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The Trudeau Government Defers to Experts on COVID-19. Why Not Climate Change?

And maybe this is a turning point for Canada?

Anna Dodd 10 Apr

Anna Dodd works as a research assistant for Elizabeth May in the House of Commons. She previously worked for the Green Party of Canada in the 2019 election, and as editor in chief of the University of Victoria’s newspaper, the Martlet.

When the media asked Prime Minister Justin Trudeau if he would continue to quarantine after his two weeks of self-isolation are complete, Trudeau responded: “I am going to make sure that we continue to follow all recommendations of public health officers.”

This has been a common theme during the COVID-19 crisis in Canada. It’s certainly brought me reassurance, knowing that our elected officials listen to the experts and the science — especially when compared with the choices of the United States administration. When Canadian politicians don’t have the answer, they defer to the people who do.

The policies taken by the government in response to the COVID-19 crisis have been extreme. The Parliamentary Budget Office estimates that in 2020, GDP growth could be -5.1 per cent, the weakest on record since 1962. This compared to the PBO’s November 2019 projection, which expected GDP to grow 1.7 per cent.

The alternative? Well, yesterday, the federal government released for the first time its models, which project 11,000 - 22,000 deaths even if strong measures are followed.

Throughout this crisis, our government has chosen human lives over the economy, and they’ve based hard policy choices on what public health officials and scientists have said.

But this is where my praise of the federal government ends. How can a government that so quickly defers to scientists on COVID-19 at the same time ignore the clear recommendations of scientists when it comes to the very real threat of climate change?

If we think the projections related to COVID-19 are stark, what about the projections surrounding climate change?

The Intergovernmental Panel on Climate Change — a body of the United Nations, made up of the world’s leading scientists — released its damning report in 2018 that warned the world needed to make “rapid, far-reaching and unprecedented” transitions in all aspects of our infrastructure and systems of living. Otherwise, the IPCC predicted, extreme weather events will increase (they already are), and we may even get to the point of runaway climate change.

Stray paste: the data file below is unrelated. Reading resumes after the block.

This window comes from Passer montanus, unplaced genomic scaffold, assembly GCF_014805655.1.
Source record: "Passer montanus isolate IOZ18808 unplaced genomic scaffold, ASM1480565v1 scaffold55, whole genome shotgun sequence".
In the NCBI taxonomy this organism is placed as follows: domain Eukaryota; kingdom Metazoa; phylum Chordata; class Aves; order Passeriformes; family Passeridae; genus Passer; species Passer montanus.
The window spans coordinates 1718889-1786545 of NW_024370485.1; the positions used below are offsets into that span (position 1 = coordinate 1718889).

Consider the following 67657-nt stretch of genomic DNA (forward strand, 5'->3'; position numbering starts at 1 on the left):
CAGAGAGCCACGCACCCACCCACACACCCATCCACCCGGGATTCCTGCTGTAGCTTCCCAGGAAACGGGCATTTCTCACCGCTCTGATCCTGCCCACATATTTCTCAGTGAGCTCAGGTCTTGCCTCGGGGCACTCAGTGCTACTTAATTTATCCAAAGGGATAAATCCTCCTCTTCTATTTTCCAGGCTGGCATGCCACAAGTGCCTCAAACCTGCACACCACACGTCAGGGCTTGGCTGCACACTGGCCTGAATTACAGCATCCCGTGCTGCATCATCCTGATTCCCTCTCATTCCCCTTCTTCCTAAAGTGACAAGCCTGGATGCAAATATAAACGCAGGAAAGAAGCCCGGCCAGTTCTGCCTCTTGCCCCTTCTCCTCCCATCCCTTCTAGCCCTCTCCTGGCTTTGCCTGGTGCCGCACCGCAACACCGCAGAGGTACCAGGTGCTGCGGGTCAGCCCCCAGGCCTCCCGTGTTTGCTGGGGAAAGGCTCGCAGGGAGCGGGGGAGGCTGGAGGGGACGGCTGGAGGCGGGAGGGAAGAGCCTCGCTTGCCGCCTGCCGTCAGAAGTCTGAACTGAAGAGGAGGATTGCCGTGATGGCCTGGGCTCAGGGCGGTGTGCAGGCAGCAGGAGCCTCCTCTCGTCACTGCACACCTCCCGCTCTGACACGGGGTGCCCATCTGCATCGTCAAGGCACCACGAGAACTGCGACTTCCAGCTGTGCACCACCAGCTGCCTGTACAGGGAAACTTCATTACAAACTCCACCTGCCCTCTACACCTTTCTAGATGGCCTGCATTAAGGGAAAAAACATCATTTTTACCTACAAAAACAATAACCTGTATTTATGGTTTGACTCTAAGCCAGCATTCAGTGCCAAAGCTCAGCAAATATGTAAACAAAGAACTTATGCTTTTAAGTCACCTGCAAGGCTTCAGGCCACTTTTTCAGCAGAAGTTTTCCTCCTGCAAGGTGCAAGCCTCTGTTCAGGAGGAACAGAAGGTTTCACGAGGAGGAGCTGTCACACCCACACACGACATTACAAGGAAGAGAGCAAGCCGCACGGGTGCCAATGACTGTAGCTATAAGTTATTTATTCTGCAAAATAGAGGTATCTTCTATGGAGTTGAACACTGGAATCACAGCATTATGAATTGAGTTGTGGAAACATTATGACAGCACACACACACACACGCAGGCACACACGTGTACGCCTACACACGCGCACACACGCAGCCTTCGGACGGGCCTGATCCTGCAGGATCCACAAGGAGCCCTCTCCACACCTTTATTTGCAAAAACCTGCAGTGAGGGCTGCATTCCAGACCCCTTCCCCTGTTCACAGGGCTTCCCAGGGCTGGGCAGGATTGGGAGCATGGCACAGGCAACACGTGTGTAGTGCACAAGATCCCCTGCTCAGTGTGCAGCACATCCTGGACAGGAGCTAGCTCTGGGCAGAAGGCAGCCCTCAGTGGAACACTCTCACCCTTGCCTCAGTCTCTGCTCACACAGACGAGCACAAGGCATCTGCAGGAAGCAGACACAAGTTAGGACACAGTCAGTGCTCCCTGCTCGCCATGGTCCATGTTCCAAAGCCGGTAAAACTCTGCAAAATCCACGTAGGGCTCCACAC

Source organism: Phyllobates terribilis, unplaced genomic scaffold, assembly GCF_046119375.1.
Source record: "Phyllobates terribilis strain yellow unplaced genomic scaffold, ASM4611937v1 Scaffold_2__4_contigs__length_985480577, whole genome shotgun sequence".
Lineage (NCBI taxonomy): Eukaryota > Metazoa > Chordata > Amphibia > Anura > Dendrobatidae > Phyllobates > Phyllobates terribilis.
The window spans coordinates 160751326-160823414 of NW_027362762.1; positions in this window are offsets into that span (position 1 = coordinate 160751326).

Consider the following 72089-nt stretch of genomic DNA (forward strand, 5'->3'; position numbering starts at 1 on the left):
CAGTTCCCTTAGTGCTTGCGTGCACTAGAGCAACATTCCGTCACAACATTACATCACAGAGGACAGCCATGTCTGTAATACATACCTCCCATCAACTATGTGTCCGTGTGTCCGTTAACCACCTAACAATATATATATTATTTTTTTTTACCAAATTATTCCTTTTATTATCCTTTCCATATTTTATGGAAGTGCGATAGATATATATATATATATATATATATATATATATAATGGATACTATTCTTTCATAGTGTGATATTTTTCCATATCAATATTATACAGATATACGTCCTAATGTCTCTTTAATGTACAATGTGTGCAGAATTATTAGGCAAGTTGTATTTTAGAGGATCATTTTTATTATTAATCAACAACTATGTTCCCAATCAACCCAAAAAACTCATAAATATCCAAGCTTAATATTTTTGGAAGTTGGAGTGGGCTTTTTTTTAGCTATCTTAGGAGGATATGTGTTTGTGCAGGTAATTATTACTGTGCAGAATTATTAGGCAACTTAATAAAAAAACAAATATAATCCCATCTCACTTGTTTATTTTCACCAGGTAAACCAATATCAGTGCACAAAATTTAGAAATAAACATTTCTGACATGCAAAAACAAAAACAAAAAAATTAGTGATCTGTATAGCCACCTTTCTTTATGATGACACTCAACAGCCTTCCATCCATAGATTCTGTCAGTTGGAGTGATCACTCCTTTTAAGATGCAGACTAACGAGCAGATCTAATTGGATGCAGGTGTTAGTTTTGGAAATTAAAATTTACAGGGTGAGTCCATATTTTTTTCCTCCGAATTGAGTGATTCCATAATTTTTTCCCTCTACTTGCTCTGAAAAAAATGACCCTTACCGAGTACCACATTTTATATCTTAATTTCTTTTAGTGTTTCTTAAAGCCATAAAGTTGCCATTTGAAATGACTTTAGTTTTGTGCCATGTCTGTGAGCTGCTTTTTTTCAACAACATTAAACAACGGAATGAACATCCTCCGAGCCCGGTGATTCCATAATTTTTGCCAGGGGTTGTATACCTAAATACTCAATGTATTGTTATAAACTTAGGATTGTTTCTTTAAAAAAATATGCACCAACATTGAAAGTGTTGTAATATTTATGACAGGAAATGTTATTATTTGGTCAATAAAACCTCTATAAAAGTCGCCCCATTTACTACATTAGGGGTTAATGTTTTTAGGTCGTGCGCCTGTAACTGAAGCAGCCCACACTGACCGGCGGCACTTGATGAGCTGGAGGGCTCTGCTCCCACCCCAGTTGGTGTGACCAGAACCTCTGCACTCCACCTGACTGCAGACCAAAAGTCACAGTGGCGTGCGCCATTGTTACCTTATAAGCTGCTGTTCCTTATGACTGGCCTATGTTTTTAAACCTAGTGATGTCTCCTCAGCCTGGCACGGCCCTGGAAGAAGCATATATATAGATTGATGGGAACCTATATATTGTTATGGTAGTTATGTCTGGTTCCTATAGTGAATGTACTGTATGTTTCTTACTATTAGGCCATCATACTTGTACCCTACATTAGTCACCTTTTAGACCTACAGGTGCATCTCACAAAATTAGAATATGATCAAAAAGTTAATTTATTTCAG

But what does this mean in practical terms? Well, the IPCC’s report points to the European heat wave of 2003 as an example of what we can expect more of in the future as the effects of climate change worsen.

At least 30,000 people died in that single extreme weather event. There have been many other such disasters. In 2015, India lost an estimated 2,000 people to one of its deadliest heat waves in recent history; Puerto Rico suffered more than 4,500 deaths in the 2017 Hurricane Maria and its aftermath; and the recent Australian wildfires resulted in more than 400 deaths, mainly due to smoke inhalation.

Meanwhile, the World Health Organize estimates that approximately 4.2 million people die every year from outdoor air pollution. So far, more than 70,000 people have died as a result of the coronavirus.

In response to COVID-19, the government really has had to choose human lives over the economy. But in response to climate change, the government could get the best of both worlds: human lives and a better economy.

Sadly, because the effects are less immediate and the causes less direct, the Canadian government continues to choose the “economy” over the environment. When the Liberal government purchased the Trans Mountain pipeline in 2018 from Kinder Morgan, Trudeau repeatedly emphasized the government’s action was in the “national interest” and that international investors expected as much from Canada. The Trans Mountain pipeline is estimated to release 400,000 tonnes of greenhouse gas emissions annually.

In 2017, Trudeau spoke at an energy conference in Houston, Texas: “No country would find 173 billion barrels of oil in the ground and just leave them there.” Fast forward to today, and Canadians can expect to see yet another bail-out of the oil and gas sector, in a matter of “hours, potentially days.” At least that’s what Finance Minister Bill Morneau said on March 25.

And even though it’s less direct and immediate, we do know the numbers. In 2018, a report published in medical journal The Lancet estimated the death of 7,142 Canadians per year due to exposure to air pollution.

Climate change is also linked with increased spread of infectious diseases. Dr. Theresa Tam, Canada’s Chief Public Safety Health Officer — now a staple on our daily news cycle — has long been warning Canadians of the rise of infectious diseases. Vectors like mosquitos and ticks thrive in warmer temperatures, and indeed, from 2009 to 2017 cases of the tick-borne Lyme disease in Canada increased from 150 to 1,500.

Similar to the pressure media is putting on the government now to release COVID-19 numbers, we could be putting similar pressures on the government to release the numbers of projected deaths due to climate change.

Scientists in Canada are still taking a hit from nearly a decade of cuts and suppression by Stephen Harper’s Conservative government. But the Liberal government’s actions in deferring to the scientists on COVID-19 are a hopeful sign.

Maybe this is a turning point for Canada, and maybe the government will begin to take the science-guided action that is required of Canada to meet its international commitments. And, if not, we can point to this time of COVID-19 of a time when the government did listen to the science — and we were better off for it.  [Tyee]

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